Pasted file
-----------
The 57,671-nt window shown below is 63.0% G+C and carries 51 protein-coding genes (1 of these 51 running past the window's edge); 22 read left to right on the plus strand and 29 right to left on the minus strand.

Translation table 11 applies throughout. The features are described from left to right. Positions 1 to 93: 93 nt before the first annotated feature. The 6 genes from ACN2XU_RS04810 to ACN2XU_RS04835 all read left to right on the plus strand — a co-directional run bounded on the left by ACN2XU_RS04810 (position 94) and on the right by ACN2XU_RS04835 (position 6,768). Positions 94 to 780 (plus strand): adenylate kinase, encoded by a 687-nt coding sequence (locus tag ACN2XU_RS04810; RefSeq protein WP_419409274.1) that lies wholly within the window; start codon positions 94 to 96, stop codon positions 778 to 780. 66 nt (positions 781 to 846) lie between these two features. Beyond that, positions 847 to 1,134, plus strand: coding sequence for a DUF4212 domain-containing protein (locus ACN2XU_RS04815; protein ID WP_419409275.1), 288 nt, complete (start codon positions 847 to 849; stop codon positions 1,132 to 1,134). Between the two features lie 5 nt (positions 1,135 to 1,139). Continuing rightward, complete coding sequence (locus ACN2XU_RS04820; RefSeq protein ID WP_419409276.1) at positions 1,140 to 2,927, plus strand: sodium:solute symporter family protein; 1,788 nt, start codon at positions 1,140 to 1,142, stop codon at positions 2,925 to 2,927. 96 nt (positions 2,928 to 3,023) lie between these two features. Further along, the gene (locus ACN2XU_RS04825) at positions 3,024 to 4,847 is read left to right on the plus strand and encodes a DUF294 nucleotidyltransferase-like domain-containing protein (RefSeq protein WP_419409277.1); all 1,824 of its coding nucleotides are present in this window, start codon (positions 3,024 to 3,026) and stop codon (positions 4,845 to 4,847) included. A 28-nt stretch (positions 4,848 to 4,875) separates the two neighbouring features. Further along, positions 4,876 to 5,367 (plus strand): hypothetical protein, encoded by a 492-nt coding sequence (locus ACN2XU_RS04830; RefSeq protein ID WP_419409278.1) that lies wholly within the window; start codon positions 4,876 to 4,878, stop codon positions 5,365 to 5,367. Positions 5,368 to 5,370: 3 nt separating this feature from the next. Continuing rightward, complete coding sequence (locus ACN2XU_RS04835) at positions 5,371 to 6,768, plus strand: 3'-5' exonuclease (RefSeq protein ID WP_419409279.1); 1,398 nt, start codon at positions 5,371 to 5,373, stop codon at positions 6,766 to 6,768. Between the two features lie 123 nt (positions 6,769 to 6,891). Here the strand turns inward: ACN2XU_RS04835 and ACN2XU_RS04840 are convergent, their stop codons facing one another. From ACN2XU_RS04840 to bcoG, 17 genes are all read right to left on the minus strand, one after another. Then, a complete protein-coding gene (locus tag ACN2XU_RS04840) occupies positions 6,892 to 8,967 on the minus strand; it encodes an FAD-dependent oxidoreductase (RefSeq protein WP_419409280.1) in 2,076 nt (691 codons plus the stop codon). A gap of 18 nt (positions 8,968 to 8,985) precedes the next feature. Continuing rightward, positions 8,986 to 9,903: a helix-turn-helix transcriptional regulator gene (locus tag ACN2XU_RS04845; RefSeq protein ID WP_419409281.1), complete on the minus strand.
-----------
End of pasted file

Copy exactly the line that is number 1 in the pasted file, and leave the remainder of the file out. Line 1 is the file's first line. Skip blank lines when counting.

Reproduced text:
The 57,671-nt window shown below is 63.0% G+C and carries 51 protein-coding genes (1 of these 51 running past the window's edge); 22 read left to right on the plus strand and 29 right to left on the minus strand.